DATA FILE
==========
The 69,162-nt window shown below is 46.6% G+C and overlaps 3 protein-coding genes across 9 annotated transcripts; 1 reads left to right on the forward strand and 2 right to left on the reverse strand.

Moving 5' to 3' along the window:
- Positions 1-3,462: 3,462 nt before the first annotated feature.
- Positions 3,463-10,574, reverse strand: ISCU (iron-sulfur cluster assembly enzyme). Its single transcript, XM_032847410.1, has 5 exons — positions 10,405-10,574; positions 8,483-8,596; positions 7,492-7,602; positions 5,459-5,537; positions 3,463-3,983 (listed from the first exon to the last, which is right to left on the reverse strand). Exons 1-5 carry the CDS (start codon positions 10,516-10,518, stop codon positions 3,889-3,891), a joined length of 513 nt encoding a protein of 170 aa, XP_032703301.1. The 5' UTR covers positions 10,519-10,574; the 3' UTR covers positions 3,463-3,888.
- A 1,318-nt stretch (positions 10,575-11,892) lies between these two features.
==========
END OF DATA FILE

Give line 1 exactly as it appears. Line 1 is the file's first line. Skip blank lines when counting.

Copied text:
The 69,162-nt window shown below is 46.6% G+C and overlaps 3 protein-coding genes across 9 annotated transcripts; 1 reads left to right on the forward strand and 2 right to left on the reverse strand.